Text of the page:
This new museum is located across Fourth Street from the State Library, built in 1958. Fourth Street serves as both the primary and symbolic entrance onto the Capitol Grounds, connecting the Capitol to the City of Baton Rouge. Its axis terminates at the Capitol Gardens, constructed in 1932 along with Capitol Tower.
The siting and massing of the new museum establishes biaxial symmetry with the State Library across Fourth Street while acknowledging its privileged location adjacent to the Gardens and Tower. The museum can be approached from either of these directions, and visitors converge at a large, covered terrace – an overscaled “porch” – that opens to the north to provide framed views of the Capitol. Entry to the museum is from this terrace, and a multi-purpose room opens directly onto this outdoor gathering space for expanded events.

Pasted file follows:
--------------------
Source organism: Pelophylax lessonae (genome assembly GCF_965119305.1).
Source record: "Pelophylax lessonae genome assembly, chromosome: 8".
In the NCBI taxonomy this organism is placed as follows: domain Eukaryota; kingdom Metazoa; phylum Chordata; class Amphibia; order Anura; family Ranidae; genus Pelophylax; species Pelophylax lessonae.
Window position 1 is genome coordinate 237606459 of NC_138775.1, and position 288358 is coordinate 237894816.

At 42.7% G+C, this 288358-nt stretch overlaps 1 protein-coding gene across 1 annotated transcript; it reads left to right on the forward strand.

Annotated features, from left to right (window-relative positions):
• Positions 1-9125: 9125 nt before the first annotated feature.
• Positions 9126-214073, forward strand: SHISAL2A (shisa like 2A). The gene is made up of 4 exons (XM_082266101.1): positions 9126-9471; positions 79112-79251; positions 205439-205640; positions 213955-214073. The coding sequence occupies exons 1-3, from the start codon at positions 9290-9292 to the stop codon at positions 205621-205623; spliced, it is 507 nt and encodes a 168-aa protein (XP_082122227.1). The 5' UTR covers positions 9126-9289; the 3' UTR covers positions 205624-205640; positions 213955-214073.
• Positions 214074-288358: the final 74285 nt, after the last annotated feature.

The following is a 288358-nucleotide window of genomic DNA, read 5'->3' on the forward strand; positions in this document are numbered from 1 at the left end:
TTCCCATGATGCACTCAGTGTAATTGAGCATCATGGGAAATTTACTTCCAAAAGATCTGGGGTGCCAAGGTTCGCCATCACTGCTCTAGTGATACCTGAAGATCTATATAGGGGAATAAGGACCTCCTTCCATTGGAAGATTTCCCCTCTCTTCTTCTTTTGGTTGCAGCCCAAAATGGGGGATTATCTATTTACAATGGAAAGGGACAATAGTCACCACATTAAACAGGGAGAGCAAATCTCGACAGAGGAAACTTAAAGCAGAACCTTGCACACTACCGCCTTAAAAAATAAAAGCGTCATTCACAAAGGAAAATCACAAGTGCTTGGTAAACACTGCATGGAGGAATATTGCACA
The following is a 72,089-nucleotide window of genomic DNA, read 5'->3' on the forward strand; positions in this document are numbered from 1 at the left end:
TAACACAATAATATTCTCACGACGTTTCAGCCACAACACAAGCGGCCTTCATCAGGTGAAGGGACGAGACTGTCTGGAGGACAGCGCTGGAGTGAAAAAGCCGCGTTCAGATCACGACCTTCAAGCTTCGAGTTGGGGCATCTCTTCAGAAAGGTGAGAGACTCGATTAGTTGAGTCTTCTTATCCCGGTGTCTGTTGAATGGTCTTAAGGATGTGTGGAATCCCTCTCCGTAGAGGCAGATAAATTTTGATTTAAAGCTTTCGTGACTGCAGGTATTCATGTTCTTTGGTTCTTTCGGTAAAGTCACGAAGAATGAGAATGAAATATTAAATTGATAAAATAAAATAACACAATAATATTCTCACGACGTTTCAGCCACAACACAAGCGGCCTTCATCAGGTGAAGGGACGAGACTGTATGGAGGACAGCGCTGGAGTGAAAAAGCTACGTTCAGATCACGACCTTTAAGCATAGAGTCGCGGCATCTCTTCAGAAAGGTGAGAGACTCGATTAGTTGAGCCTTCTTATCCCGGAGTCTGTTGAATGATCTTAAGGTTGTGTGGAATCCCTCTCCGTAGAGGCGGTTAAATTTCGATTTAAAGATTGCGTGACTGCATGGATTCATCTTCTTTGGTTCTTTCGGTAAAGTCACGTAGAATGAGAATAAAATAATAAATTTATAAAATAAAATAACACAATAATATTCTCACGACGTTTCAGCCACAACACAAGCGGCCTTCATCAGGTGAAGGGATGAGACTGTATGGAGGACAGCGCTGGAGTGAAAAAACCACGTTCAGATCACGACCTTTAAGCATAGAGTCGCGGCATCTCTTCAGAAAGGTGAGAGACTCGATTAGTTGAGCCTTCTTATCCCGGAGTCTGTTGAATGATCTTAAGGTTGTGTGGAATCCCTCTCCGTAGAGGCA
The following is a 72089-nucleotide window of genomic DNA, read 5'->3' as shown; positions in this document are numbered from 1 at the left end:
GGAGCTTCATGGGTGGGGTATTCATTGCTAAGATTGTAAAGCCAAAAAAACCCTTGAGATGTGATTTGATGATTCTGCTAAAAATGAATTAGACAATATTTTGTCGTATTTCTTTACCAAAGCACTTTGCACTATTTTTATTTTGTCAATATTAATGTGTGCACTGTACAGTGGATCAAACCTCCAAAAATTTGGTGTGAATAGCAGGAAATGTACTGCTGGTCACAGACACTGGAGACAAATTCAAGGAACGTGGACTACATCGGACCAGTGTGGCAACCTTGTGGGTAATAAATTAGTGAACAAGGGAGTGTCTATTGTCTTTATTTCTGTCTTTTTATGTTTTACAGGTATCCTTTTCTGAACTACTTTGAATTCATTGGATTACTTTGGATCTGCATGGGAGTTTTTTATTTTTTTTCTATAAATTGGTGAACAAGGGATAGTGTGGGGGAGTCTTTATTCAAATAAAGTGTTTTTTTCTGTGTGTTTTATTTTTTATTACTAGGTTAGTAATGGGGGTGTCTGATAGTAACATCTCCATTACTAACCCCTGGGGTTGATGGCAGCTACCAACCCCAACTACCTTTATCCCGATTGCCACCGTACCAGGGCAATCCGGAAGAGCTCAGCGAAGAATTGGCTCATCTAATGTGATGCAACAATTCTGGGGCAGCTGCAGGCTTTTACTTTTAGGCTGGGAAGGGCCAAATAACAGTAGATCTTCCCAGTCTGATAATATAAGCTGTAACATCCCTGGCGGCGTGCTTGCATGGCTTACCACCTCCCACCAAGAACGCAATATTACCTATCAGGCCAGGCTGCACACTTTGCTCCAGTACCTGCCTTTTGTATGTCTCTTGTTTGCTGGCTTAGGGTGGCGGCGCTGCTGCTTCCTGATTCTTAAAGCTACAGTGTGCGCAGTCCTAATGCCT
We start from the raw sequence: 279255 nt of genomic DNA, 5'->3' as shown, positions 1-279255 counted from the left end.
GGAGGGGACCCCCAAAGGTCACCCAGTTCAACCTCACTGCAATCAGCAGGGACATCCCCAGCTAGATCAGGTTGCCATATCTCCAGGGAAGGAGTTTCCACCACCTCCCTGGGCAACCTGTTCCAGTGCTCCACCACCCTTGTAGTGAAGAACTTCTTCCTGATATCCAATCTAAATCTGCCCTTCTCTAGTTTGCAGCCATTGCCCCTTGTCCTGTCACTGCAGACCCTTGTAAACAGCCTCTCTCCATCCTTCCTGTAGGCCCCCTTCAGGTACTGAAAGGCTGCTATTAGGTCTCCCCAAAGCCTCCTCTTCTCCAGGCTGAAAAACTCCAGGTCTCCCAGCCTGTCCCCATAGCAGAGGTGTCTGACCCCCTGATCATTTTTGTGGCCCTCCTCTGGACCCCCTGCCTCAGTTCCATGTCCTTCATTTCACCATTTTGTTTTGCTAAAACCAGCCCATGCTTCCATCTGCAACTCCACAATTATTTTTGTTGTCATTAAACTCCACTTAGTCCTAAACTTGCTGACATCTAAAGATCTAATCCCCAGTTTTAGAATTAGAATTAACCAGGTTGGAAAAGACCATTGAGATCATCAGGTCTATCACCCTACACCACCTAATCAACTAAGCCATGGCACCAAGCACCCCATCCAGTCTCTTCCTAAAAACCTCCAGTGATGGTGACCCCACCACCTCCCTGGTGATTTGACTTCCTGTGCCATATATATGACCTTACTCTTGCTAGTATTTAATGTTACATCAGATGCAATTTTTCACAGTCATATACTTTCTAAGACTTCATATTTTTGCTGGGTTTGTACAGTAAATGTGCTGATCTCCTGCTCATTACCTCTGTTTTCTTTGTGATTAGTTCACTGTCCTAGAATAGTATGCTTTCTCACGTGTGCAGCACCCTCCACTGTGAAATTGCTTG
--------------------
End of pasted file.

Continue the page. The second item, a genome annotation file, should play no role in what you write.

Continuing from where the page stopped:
The envelope of the building is composed of cast-in-place concrete, glass, and metal wall panels. The building facades respond to the adjacent context and vary from highly articulated to the east (where the site abuts an adjacent residential neighborhood) to a more restrained composition on the remaining facades within the park. The metal wall panels on the west façade transition from solid to perforated at the entry terrace, where the simple cubic volume gestures toward the Capitol Tower. The perforated screen wall acts as a scrim to filter daylight into the space and changes in character from a shimmering, silvery object by day to a translucent, glowing presence at night.
Location: 660 North 4th Street, Baton Rouge, LA 70802, U.S.A
Photographer: Timothy Hursley